I discovered my talent for reading and public speaking when I joined my high school debate team. I would often postpone going home by consuming myself in briefs and cases for upcoming debate meets. My mother’s alcoholism gave me the dedication and work ethic that allowed me to become a debate state finalist every year of high school. The day I turned sixteen, I started working at Payless, I would work 30-hour weeks while attending high school. My mother’s alcoholism allowed me to have a strong attention to detail as well as interpersonal skills. These skills enabled me to lead the entire chain of Payless in sales.

I entered my senior year of high school with the idea of leaving my hometown and never returning. I applied to universities all over the United States, until my mother pleaded with me to stay at home and take care of her. I entered college with baggage, referring to a 30-minute commute and my mother’s alcoholism. My first three years of college were difficult, my mother was in and out of hospitals and treatment facilities, refusing to acknowledge that she needed help until she was on the brink of her own demise. She was unresponsive during my first semester of finals week, resulting in a severe hospitalization and an unfocused test-taker.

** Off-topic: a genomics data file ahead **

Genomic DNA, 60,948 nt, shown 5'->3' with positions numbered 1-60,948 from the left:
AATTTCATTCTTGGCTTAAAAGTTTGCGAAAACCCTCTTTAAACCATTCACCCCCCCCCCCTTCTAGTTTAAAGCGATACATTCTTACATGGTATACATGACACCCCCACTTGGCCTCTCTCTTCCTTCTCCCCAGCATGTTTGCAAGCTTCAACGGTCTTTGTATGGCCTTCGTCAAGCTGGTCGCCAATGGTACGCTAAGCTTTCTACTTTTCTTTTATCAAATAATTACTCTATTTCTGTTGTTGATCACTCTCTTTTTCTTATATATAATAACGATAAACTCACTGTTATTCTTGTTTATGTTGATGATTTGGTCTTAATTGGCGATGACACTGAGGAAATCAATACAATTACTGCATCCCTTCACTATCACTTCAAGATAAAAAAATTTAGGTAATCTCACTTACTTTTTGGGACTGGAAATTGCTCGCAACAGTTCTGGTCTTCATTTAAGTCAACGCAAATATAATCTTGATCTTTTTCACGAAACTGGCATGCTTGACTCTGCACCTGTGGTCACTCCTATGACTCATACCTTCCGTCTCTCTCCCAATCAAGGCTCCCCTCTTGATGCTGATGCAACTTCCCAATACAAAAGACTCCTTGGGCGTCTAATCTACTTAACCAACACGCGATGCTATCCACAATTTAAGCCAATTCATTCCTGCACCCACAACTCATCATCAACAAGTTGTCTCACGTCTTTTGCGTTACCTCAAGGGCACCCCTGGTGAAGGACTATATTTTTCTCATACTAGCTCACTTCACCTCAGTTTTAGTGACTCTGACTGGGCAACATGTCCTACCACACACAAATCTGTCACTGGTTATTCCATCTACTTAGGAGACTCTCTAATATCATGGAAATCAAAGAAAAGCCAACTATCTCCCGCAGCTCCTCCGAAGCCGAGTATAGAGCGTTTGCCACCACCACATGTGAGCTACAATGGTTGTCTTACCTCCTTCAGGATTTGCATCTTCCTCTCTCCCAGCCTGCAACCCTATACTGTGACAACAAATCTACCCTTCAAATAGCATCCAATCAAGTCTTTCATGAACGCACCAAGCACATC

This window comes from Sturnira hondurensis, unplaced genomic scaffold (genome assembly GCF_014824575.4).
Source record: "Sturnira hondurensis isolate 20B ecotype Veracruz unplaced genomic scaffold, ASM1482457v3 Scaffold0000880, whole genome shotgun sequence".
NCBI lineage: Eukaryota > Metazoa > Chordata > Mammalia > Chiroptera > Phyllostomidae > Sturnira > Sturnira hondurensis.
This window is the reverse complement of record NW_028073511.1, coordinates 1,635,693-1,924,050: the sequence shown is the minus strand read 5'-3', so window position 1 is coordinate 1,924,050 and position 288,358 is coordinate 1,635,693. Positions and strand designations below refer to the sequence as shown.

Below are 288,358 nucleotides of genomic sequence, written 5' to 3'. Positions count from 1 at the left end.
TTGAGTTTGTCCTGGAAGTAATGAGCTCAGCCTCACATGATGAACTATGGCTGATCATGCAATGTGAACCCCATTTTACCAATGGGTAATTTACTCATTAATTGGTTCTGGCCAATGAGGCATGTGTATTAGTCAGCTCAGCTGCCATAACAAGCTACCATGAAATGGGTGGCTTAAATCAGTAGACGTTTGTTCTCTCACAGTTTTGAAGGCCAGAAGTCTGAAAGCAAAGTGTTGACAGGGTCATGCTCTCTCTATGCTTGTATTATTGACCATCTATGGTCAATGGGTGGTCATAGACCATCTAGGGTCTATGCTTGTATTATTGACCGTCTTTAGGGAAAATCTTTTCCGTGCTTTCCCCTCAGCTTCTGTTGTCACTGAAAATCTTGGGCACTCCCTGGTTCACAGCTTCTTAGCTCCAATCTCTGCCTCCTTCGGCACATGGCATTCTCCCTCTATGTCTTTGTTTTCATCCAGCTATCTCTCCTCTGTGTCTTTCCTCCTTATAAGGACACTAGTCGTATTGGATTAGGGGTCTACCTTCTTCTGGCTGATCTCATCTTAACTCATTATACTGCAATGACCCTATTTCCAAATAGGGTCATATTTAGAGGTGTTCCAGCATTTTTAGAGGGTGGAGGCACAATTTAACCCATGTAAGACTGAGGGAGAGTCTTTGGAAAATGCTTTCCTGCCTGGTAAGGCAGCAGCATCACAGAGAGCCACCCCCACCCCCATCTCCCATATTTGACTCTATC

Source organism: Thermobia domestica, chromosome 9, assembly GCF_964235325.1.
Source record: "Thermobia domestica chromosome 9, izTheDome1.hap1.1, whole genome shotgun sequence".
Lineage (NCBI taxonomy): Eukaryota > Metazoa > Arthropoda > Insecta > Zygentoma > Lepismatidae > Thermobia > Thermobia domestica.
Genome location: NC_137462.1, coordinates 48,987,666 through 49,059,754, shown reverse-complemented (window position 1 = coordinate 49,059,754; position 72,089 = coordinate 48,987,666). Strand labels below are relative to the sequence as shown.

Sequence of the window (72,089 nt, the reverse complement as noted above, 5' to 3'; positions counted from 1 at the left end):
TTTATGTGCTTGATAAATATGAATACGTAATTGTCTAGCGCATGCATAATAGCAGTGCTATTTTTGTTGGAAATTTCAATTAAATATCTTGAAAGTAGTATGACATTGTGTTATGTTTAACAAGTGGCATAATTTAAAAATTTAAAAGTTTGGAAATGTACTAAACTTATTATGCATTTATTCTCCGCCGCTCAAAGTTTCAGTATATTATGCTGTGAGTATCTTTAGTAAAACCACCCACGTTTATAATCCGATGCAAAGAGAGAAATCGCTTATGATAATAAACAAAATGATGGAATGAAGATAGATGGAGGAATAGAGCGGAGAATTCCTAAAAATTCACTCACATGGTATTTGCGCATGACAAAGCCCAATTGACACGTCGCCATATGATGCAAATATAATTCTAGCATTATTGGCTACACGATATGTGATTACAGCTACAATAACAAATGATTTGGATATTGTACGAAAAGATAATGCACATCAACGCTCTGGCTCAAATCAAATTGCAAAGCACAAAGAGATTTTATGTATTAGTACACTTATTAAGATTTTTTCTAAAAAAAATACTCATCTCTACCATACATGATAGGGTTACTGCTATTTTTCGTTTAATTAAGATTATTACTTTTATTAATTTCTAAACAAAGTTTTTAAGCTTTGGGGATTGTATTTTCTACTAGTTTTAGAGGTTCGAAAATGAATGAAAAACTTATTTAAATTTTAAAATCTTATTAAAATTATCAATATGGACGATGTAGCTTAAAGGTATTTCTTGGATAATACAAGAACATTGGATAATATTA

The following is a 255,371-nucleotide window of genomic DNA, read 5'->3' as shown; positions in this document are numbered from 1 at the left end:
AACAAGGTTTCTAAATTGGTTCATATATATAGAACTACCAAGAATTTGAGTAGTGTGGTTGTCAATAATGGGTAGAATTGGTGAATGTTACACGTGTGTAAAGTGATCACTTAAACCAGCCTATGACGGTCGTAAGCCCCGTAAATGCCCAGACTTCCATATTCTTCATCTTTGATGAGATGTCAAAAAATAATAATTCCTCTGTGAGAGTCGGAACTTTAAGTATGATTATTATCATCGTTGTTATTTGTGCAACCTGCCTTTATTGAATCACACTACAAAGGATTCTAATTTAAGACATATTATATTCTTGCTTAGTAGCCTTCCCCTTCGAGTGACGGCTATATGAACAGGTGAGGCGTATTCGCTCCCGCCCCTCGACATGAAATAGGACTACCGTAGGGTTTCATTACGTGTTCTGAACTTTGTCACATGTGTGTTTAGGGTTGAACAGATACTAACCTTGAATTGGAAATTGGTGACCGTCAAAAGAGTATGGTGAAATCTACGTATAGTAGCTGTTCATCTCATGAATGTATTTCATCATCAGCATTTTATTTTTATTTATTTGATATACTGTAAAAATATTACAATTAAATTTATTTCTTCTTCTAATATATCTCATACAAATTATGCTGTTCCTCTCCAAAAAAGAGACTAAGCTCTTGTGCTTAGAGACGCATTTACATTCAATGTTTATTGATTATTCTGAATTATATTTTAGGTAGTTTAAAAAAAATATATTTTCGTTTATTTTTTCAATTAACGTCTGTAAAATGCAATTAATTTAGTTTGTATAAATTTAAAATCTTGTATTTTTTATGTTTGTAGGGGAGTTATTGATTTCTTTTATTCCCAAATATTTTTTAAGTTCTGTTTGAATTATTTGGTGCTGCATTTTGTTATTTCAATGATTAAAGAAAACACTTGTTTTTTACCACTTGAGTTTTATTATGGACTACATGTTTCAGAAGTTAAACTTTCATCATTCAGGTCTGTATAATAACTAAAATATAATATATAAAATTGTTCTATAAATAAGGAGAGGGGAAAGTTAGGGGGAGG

I received my first taste of law when I started working for a civil litigation law firm in early 2016. I started as an entry level file clerk, moving up to a legal assistant, this is where I discovered my true passion. I was often tasked with drafting discovery and correspondence, this allowed me to create and form new arguments. I also became specialized in legal research, helping the attorneys locate laws and statutes that pertained to our cases. My mother’s alcoholism trained me to investigate and not accept things at face-value which allowed me to excel at my job.
I have been constantly fighting my mother’s addiction for over 20 years. I have had to mediate with the most difficult type of person; a drunk. Being an attorney would allow me to dedicate my time and work ethic to something that truly matters to me, helping people resolve their conflicts and grow to become a better person, just as I have done.